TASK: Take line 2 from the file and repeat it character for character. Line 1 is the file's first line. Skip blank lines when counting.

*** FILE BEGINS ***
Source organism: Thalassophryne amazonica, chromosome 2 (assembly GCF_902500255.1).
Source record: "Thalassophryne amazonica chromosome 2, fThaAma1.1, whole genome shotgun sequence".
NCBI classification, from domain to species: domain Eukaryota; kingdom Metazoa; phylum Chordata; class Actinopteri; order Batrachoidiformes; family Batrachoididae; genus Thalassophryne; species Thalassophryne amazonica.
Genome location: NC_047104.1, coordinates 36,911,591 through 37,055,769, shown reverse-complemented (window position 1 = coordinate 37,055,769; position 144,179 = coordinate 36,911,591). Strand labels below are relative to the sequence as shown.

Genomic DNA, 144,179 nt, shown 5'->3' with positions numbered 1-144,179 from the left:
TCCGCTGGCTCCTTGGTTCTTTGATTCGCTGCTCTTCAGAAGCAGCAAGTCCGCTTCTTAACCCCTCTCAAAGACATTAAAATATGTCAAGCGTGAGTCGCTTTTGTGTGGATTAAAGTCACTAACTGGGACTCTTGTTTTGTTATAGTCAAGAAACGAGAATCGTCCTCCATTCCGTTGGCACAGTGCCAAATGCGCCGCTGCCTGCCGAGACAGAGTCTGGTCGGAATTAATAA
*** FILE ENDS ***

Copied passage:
Source record: "Thalassophryne amazonica chromosome 2, fThaAma1.1, whole genome shotgun sequence".